Here is the true story. The bridge was built at the beginning of the 16th Century to facilitate travel from the Thracian Plain through the mountains to the Aegean Sea. With the advent of Communism that part of the border with NATO-member Greece was closed. The old route, in use from the time of the Romans, was abandoned, and the bridge was no longer needed. There was a moment when the bridge's very existence was put in danger by the proposed construction of a dam upstream. This did not happen, but recent over-restoration has killed some of the charm of the Devil's Bridge.


lovech bridgeBulgaria's oldest covered bridge is the latest of a succession of at least three covered bridges, which have spanned the Osam River at Lovech for more than 250 years. As with its more famous peer, the Ponte Vecchio in Florence, the bridge in Lovech was designed to accommodate shops.

It is not known when the first covered bridge of wood on stone pillars was constructed over the Osam, but the earliest evidence of its existence is from 1838. After it was destroyed by a flood, a new bridge was commissioned from Kolyu Ficheto. In 1874-1876, he created an 84-metre long bridge with six spans each 11metres long. The bridge itself was 10 metres wide, with a five metre "street" running between the rows of 64 shops.

That bridge was reduced to ashes during a catastrophic fire in 1925.

In 1931, it was replaced with another bridge of reinforced concrete, which had 40 shops and a road over which cars used to roar. In 1981-1982, however, the bridge was reconstructed again, and this design was closer to Ficheto's original bridge. Today, the bridge at Lovech is 104 metres long, has 14 shops and is pedestrianised.


Ruse bridgeThe construction of the first bridge over the Danube between Bulgaria and Romania was a huge and very political affair, clothed in Socialist propaganda. Built in 1952-1954, when both countries were in the grips of Stalinism, The Bridge of Friendship between Ruse and Guirgiu is 2,223 metres long and 30 metres high. It has two levels, for cars and for trains, and for decades was the main point to enter or leave Bulgaria when travelling further into Europe.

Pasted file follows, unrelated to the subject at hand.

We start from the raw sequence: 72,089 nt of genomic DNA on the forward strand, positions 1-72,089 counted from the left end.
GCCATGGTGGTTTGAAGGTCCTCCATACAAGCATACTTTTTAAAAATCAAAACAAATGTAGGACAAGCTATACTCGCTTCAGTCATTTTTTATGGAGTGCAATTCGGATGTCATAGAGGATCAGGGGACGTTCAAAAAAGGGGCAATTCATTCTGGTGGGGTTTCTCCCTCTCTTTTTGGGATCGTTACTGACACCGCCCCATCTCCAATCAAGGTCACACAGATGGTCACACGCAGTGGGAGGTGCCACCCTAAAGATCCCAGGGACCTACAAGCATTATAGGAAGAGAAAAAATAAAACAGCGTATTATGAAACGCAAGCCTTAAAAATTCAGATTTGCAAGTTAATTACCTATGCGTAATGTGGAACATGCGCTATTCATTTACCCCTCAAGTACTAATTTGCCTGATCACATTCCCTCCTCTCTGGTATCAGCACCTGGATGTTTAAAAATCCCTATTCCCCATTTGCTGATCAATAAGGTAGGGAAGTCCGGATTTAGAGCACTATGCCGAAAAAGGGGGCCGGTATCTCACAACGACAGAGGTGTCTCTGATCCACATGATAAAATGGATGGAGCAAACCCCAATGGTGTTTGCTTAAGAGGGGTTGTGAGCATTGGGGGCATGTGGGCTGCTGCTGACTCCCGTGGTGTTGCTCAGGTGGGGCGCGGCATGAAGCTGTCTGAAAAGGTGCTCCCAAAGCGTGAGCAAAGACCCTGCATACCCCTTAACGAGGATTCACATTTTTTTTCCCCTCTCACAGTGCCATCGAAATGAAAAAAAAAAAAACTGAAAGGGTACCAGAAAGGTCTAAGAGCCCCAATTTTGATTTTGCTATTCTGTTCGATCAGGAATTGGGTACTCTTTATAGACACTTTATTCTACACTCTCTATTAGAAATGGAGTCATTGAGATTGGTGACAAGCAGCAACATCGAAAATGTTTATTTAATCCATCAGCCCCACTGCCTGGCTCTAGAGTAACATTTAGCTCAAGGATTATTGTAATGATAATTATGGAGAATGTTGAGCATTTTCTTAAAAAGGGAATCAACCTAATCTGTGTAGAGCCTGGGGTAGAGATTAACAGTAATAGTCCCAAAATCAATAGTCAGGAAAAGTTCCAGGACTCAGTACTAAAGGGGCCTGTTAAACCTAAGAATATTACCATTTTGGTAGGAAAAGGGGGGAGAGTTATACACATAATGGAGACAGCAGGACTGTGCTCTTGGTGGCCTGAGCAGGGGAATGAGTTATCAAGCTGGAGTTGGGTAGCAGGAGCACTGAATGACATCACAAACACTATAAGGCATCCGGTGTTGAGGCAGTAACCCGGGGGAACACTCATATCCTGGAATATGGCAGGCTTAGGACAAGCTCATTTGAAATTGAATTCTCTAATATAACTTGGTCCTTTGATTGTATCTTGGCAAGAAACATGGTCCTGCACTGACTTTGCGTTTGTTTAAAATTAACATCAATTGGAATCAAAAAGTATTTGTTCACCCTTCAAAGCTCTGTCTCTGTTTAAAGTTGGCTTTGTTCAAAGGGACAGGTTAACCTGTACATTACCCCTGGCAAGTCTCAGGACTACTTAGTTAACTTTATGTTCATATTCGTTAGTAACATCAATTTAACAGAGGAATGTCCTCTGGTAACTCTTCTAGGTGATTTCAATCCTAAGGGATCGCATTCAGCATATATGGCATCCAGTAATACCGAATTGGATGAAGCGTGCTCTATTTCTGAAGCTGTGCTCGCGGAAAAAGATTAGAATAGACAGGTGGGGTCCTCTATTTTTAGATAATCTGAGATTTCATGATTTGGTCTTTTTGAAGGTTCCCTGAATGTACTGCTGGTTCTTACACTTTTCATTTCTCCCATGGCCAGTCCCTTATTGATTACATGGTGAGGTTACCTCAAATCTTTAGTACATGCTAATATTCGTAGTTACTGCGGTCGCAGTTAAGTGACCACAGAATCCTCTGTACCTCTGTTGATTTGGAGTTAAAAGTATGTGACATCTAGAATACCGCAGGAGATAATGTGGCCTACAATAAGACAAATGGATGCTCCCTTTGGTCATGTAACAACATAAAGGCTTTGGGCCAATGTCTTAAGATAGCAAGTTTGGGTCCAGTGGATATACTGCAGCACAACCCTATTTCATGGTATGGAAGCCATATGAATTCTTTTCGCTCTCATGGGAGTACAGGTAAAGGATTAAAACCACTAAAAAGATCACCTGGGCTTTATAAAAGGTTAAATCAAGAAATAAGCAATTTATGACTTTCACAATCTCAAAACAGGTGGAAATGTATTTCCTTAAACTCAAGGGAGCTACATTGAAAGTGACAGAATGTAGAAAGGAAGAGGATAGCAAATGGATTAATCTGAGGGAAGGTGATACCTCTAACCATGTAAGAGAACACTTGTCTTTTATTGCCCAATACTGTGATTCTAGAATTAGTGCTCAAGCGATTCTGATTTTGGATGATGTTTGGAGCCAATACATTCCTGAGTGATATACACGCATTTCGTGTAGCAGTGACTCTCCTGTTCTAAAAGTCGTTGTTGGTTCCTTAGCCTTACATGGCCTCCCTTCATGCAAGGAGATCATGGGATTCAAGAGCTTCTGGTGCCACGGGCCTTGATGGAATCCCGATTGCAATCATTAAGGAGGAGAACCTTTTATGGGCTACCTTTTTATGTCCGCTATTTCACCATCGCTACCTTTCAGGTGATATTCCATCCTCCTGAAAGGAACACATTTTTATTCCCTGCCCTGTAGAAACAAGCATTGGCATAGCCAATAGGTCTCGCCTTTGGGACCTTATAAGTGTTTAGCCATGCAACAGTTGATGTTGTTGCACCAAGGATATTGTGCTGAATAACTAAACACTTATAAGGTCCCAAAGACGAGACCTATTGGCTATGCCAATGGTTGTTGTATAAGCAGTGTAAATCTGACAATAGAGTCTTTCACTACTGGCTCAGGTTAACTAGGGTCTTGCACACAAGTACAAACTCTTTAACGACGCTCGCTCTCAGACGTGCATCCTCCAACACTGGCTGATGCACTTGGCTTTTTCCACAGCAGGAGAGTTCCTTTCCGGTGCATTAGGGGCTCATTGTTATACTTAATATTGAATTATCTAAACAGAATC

The bridge is often congested but, even so, do pay attention to the five-pointed stars adorning the lamp posts as reminders of its Stalinist origins.


Stambolov bridgeThe first freestanding cast iron bridge in Bulgaria spans a bend of the Yantra River at Veliko Tarnovo. Built in 1892 after the design of Italian architect Giovanni Musutti and with parts made in Austria, the bridge is 37 metres high. According to the initial plans, it was to provide a fast connection from the centre of the city to the newly-built railway station at the foot of Boruna Hill.

The Stambolov Bridge bears the name of locally-born prime minister Stefan Stambolov, who supposedly initiated the construction. The now pedestrianised bridge is a favourite spot for photographers taking pictures of Old Tarnovo, for tourists and locals who use it to reach the City Art Gallery and The Asenevtsi Monument, and for bungee jumpers.

On 24 May 1932, the bridge played a central role in a daring stunt. Bulgarian ace pilot, Petko Popganchev, flew his plane under it while the onlooking crowd cheered and applauded. Some say that it was done in an – unsuccessful – attempt to impress a local beauty.


tryavna bridgeThe Humpback Bridge over the Trevnenska River is one of the highlights of Tryavna, one of the few towns in Bulgaria that still preserve its Revival Period central area almost intact. The other main sights of Tryavna are the 22-metre clock tower and the wood-carved suns on the ceilings of the Daskalovata Kashta, or Daskalov's House.

The bridge was built in 1844-1845, after the locals became frustrated by the frequent destruction of the old wooden bridge by floods.
What makes the Humpback Bridge interesting is not its diminutive size or standard architecture – it is how harmoniously it blends with the old-time atmosphere of the city.

One detail: at the highest part of the bridge there is the relief of a pitcher. Some say that it was a visual reminder to the people from the neighbouring – and rival – Gabrovo, to wash their hands before entering refined Tryavna. According to another version, it was the other way round – the pitcher warned the inhabitants of Tryavna to wash themselves before venturing to Gabrovo.


stevrek bridgeThe Stara Reka eco path, in the Stara Planina mountains near Antonovo, between the villages of Stevrek and Bogomilsko, is a 10-kilometre trek which ends at a beautiful old bridge that spans the Stara Reka river amid lush greenery, and is mirrored perfectly in the slow waters. It is now remote and far from any functioning road, but it used to be on a busy route crossing the Stara Planina mountains.

Most locals assert that the Stevrek Bridge was built by the Romans, but it is Ottoman.



Asparuhov bridgeOne of Bulgaria's grandest engineering achievements, the 2,050-metre long and 46-metre high Asparuhov Bridge is the busy connection between Varna and the southern stretch of the Bulgarian Black Sea. It spans over the canal between the sea and Varna Lake.

This bridge was built in 1973-1976, and bears the name of Khan Asparuh, who founded Bulgaria in 681. If you crave an adrenaline boost and are in the area, the Asparuhov Bridge is the answer, as it is one of the most popular places in Bulgaria for bungee jumping.

America for Bulgaria FoundationHigh Beam is a series of articles, initiated by Vagabond Magazine, with the generous support of the America for Bulgaria Foundation, that aims to provide details and background of places, cultural entities, events, personalities and facts of life that are sometimes difficult to understand for the outsider in the Balkans. The ultimate aim is the preservation of Bulgaria's cultural heritage – including but not limited to archaeological, cultural and ethnic diversity. The statements and opinionsexpressed herein are those of the authors and do not necessarily reflect the opinion of the America for Bulgaria Foundation and its partners.